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Carlton Ward Jr. discovers how citrus groves connect wildlife environments that are vital for Florida panthers.

This is a photo of a globally significant wildlife corridor and a recent conservation success story that happens to be an orange grove. I visited Cypress Creek Grove on assignment for The Nature Conservancy for a story about the Florida panther—our state animal, and the only puma population in the eastern United States, which has been isolated to the southern tip of Florida for the past five decades. Panthers came back from the brink of extinction during that time, from fewer than 20 to nearly 200 today. But to continue the recovery and reach sustainable numbers, panthers need one main thing: access to land further north in Florida and beyond. That is where this orange grove comes in. 

Cypress Creek Grove rests on the northern bank of the Caloosahatchee River, just east of LaBelle in southwest Florida. It is a key link in a puzzle of green land within the Florida Wildlife Corridor that connects the current core panther territory in the southern Everglades to the species’ expansion territory in the northern Everglades. The land around this grove is one of the last places along the entire length of the Caloosahatchee River where wildlife habitat on both sides of the river still exists. 

Over the past ten years, The Nature Conservancy and partners have protected ranchlands on the south side of the Caloosahatchee River through funding conservation easements—contracts that allow ongoing agricultural production but ensure that the land can never be developed. Those easements with ranchers help keep the land south of the river connected to the panther habitat around Okaloacoochee Slough State Forest and Big Cypress National Preserve. The newest property to the north of the river is Cypress Creek Grove, which connects to the excellent habitats of the Chaparral Slough and Fisheating Creek Wildlife Management Area.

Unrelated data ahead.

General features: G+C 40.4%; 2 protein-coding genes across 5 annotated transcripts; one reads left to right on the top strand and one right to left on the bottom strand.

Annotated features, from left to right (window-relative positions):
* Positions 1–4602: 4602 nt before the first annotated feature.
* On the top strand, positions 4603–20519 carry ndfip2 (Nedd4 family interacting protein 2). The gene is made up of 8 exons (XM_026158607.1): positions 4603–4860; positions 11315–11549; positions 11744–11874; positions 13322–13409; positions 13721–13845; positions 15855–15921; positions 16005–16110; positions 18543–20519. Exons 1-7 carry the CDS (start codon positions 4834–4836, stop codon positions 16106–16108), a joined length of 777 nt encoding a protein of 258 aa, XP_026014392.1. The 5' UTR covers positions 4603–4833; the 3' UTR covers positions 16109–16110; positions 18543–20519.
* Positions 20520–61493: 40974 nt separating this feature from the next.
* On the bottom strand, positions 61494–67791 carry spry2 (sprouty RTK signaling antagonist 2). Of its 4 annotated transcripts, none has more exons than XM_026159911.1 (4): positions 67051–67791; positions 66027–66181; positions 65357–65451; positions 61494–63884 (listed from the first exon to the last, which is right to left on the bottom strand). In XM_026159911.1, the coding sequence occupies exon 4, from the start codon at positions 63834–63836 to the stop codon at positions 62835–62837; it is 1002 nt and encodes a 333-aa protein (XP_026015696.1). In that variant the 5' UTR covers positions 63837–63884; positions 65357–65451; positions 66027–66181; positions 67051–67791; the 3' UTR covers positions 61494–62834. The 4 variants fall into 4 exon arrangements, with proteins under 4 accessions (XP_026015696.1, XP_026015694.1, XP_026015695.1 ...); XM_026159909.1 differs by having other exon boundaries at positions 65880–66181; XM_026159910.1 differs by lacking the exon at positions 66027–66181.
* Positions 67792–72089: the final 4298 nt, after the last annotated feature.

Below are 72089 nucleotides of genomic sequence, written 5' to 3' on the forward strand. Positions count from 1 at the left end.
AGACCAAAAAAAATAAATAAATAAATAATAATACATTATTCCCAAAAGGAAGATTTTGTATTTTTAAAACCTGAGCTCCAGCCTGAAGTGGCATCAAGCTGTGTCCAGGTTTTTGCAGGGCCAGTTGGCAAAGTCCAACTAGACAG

I have spent time photographing the grove from above with a drone but found the people harvesting the citrus the most compelling. When two tractor-trailers were being filled from the harvest, I couldn’t resist climbing on top to show the expanse of fresh-picked oranges. The harvest manager, Pablo Escobedo, showed me how to climb up. To get myself into position, I struggled to wade knee-deep through the pile of oranges. When I turned to frame the scene, this moment presented itself, as Pablo was showing me his more direct (and much more committed) way of walking from one end of the trailer to the next. 

After a few days with Pablo and his team, I felt a deeper appreciation for the work that goes into Florida orange juice and felt thankful that helping to save the Florida panther also preserves a future for our state’s iconic crop—at least for this grove—during a time when a building boom is sacrificing wildlife and agriculture alike.

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